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Just Me and You

Yisroel Besser

In his more than 50 years as executive director of Yeshivas Chofetz Chaim, Rabbi Avrohom Ginzberg z”l not only kept the yeshivah’s many branches and programs financially afloat but served as an example of what selfless dedication to Torah was really all about. His son, Rav Aryeh Zev Ginzberg, recalls the early years of struggle, as well as the deep bond between Reb Avrohom and his rebbi, the rosh yeshivah Rav Henoch Leibowitz.

Wednesday, October 24, 2012

rabbi ginzbergHe was surrounded by prayerful throngs, tourists, tzedakah collectors, and security personnel, when someone tapped him on the shoulder.

“Rabbi Ginzberg?” It was an unfamiliar face.

The young man quickly explained that he recognized the rabbi from the small picture that had accompanied a magazine article. He and his wife were facing a formidable personal challenge and that piece, titled “This Wasn’t the Way It Was Supposed to Be,” was a wellspring of hope to them.

He removed his cell phone and called his wife, while still holding the American rabbi by the arm. “I’m at the Kosel. I met Rabbi Ginzberg,” he said, and then he handed the phone to the rav. The rav wasn’t sure what to say or what not to say, but this he knew: the woman was in pain, and so he wept along with her.

Rav Aryeh Zev Ginzberg knows how to weep. In the pages of this magazine he has shared a very difficult personal nisayon — the illness and subsequent loss of his beloved grandson — and the response from readers was tremendous. Yet what makes him unique, and what made that unknown young man at the Kosel seek him out, is his ability to find and give inspiration even from the vale of tears. There are many who can bless Hashem in gratitude, fewer that can do so in suffering; the rabbi of Cedarhurst’sChofetzChaimTorahCenter has proven himself up to the task.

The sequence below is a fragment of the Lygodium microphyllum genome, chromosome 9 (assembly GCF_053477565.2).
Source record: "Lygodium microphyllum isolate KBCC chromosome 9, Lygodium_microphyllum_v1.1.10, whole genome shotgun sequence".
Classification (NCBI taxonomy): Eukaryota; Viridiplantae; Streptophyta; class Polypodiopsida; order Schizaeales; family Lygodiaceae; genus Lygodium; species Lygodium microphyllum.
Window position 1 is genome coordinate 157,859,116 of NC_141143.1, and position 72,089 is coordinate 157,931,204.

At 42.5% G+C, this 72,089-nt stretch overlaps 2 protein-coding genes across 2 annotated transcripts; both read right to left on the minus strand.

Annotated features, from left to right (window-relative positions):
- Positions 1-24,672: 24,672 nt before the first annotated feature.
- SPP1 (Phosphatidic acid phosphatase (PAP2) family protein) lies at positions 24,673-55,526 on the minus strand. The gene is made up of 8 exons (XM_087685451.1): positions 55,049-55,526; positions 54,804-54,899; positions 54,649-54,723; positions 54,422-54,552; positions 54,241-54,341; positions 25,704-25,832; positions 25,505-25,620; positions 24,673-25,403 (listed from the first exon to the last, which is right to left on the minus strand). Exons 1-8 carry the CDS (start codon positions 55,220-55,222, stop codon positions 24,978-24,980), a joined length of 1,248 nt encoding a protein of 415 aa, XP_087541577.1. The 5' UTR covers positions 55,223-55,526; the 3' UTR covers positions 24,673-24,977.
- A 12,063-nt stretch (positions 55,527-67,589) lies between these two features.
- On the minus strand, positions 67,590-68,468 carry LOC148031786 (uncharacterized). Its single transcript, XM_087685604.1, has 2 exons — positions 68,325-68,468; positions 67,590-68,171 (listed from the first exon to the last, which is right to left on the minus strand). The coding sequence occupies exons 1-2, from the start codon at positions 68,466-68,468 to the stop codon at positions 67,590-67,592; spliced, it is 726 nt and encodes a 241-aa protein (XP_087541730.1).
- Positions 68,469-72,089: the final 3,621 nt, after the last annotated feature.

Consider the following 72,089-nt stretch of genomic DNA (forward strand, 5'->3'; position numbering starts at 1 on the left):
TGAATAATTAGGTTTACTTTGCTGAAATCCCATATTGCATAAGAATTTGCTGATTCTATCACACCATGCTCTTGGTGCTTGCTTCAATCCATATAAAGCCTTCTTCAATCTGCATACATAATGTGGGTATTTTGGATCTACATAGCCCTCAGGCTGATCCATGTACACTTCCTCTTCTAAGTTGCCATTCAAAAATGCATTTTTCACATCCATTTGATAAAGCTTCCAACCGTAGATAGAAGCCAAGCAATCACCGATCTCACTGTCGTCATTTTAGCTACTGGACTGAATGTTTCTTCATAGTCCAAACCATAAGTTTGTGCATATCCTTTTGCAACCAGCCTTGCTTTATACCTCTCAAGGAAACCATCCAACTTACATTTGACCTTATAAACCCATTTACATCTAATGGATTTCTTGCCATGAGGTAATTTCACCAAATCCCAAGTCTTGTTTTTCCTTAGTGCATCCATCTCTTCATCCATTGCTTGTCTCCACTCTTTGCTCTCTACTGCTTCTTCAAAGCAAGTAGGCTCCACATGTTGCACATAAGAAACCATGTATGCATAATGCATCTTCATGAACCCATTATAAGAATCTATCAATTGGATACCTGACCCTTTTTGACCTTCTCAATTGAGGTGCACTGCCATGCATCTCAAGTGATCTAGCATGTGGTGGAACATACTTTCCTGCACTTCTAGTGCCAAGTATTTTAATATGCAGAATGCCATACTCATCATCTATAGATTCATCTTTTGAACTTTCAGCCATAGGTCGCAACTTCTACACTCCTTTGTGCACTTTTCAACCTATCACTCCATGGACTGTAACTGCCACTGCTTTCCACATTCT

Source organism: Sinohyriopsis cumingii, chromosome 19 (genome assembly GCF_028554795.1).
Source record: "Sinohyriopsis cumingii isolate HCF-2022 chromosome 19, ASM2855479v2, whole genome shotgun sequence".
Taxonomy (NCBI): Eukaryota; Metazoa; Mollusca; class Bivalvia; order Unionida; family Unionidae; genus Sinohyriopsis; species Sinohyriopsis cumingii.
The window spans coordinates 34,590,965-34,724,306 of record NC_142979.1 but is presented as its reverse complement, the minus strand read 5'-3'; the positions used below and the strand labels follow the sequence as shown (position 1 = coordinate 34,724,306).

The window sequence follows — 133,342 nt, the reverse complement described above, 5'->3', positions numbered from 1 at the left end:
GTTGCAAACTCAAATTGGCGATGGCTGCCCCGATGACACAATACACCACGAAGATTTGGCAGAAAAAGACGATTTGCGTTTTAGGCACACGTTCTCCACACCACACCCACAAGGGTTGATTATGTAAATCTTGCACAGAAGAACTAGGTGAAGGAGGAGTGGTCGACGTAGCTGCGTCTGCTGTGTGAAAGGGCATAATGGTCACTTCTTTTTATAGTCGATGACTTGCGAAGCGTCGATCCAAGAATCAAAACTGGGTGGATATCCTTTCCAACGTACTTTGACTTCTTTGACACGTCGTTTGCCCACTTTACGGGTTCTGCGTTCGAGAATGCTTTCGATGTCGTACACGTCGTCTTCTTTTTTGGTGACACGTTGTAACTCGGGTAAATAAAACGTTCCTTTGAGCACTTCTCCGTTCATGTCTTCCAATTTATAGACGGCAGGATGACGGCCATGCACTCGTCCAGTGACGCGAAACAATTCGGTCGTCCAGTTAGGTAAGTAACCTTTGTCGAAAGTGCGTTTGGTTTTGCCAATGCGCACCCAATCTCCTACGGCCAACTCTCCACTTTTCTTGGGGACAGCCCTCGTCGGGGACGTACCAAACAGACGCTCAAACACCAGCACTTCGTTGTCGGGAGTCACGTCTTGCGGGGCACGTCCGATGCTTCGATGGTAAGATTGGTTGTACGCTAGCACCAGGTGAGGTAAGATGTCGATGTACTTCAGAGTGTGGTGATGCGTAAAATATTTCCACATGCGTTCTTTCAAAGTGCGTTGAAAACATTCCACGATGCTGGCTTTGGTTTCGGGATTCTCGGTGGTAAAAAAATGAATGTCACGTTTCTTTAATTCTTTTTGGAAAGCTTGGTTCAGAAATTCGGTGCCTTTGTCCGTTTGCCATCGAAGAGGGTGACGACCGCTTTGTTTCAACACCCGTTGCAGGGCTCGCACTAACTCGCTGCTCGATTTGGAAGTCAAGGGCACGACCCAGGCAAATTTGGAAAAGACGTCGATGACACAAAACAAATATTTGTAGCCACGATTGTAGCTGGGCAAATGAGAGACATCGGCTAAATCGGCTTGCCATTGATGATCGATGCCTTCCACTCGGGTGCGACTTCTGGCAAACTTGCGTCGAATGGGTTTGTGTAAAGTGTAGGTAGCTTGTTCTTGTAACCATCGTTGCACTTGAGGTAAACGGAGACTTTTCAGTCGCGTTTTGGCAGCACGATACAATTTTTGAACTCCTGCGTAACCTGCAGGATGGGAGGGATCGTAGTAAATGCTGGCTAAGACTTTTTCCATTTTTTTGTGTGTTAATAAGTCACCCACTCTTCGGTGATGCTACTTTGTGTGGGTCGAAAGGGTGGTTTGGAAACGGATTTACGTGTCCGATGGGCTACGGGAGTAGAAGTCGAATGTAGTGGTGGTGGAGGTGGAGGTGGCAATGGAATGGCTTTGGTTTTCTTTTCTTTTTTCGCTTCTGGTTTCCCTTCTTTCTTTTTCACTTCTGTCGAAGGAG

But today I am visiting Reb Aryeh Zev for a different reason. It is a few months after the passing of his father, Rabbi Avrohom Ginzberg z”l, and I have come to Reb Aryeh Zev’s summer home in the country, which is far from his thriving kehillah and myriad speaking and personal commitments, to hear the tale of Rav Avrohom, a humble, resilient, dedicated soldier of harbatzas Torah. The weather cooperates by obscuring the outside world behind relentlessness gray sheets of pouring rain, allowing us to turn inward and focus on a world that may be long gone but is still fondly remembered.

 

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